Shaw Project v. District of Columbia Comm'n on Human Rights, 500 A.2d 251, 253 (D.C. 1985) (per curiam). Here, in order to establish a prima facie case of sexual discrimination in the decision to terminate, appellant had to come forward with evidence that she was fired from a job for which she was qualified while men, similarly situated to her, were not terminated, but rather treated more leniently. Texas Dep't of Community Affairs v. Burdine, 450 U.S. 248, 67 L. Ed. 2d 207, 101 S. Ct. 1089 (1981); Bellissimo v. Westinghouse Elec. Corp., 764 F.2d 175, 179 (3rd Cir. 1985), cert. denied, 475 U.S. 1035, 89 L. Ed. 2d 353, 106 S. Ct. 1244 (1986); Rowe v. Kidd, 731 F. Supp. 534, 536 (D.D.C. 1990). As the Supreme Court has consistently noted, "the ultimate burden of persuading the trier of fact that the defendant intentionally discriminated against the plaintiff remains at all times with the plaintiff." St. Mary's Honor Ctr. v. Hicks, U.S. , 113 S. Ct. 2742, 2747, 125 L. Ed. 2d. 407 (1993) (internal quotation marks omitted) (quoting Burdine, supra, 450 U.S. at 253).

Appellant did not produce any specific evidence, beyond mere allegations in her complaint, suggesting that the decision to terminate her was discriminatory. In her opposition to appellee's motion for summary judgment, appellant simply stated that she could and would prove her prima facie case at trial. However, "conclusory allegations by the nonmoving party are insufficient to establish a genuine issue of material fact or to defeat the entry of summary judgment." Beard, supra, 587 A.2d at 198. Super. Ct. Civ. R. 56 (e) provides, in relevant part, that:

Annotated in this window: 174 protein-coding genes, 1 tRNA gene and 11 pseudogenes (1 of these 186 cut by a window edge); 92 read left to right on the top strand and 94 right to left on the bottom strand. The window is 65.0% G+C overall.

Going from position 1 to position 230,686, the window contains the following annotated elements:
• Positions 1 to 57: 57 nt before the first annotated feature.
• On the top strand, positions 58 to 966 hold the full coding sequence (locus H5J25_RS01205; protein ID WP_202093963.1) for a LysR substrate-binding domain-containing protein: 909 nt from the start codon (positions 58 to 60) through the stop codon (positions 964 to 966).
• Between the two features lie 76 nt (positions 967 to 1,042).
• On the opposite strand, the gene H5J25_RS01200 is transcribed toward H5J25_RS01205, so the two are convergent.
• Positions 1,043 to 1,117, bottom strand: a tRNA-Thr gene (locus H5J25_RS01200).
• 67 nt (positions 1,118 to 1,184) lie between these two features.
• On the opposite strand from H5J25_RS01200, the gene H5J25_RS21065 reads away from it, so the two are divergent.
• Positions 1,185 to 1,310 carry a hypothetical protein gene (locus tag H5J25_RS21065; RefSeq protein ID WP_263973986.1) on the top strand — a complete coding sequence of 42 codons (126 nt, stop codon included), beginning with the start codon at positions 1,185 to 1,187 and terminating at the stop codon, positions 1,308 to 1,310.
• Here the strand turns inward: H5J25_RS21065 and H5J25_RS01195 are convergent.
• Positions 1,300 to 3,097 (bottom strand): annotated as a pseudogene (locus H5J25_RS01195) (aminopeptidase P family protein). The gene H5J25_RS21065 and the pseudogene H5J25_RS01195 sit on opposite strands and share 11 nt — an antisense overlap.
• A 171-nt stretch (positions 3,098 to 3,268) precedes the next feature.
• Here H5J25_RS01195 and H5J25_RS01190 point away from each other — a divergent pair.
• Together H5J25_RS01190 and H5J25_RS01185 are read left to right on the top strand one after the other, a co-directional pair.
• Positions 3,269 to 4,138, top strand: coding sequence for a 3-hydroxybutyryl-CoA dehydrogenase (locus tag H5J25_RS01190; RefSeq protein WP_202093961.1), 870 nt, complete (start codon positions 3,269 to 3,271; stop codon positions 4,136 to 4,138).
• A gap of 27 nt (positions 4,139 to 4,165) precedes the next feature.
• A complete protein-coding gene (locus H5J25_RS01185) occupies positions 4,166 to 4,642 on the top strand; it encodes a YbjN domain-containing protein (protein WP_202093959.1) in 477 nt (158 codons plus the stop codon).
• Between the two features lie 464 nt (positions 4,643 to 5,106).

an adverse party may not rest upon the mere allegations or denials of the adverse party's pleading[;] the adverse party's response, by affidavits or as otherwise provided in this Rule, must set forth specific facts showing that there is a genuine issue for trial.

Appellee provided ample evidence establishing that no genuine issue of material fact existed regarding appellant's claim of discriminatory termination. First, it was undisputed that appellant was the only female professional terminated at Associated General since 1985. According to the affidavit of John Gentille, Executive Director of Associated General, four professional men had been terminated in that period for reasons related to conduct. *fn2 Two of those terminated employees, like appellant, received four weeks severance pay, one received two weeks pay, and one received no severance pay at all. Second, Gentille stated in his sworn affidavit that appellant was terminated because of misconduct and not because she was a woman. According to appellee's affidavits, appellant verbally attacked two co-employees, Richard Chriss and Susan Loomis. This attack, in part, caused Loomis, who is Associated General's Executive Director for Congressional Relations, to tender her resignation. Gentille stated that he, along with the other executives of Associated General, wanted Loomis to remain at the company, and therefore decided that appellant should be terminated.

Although appellant has consistently denied any wrongdoing, and thus argues that her firing was not "for cause," as in the cases of the four discharged male employees, she has failed to produce any competent evidence indicating that the decision to terminate her was discriminatory. As Beard, supra, clearly states, appellant's conclusory allegations of discrimination are insufficient to establish a genuine issue of material fact or to defeat the entry of summary judgment. *fn3

Summary judgment for appellee was proper because appellant failed to establish a prima facie case of sex discrimination. See Nader v. de Toledano, 408 A.2d 31, 49 (D.C. 1979); (a plaintiff opposing a motion for summary judgment in essence must produce enough evidence to make out a prima facie case in support of her claim), cert. denied, 444 U.S. 1078, 62 L. Ed. 2d 761, 100 S. Ct. 1028 (1980). On appeal, appellant relies primarily on Proffitt v. Anacomp, Inc., 747 F. Supp. ...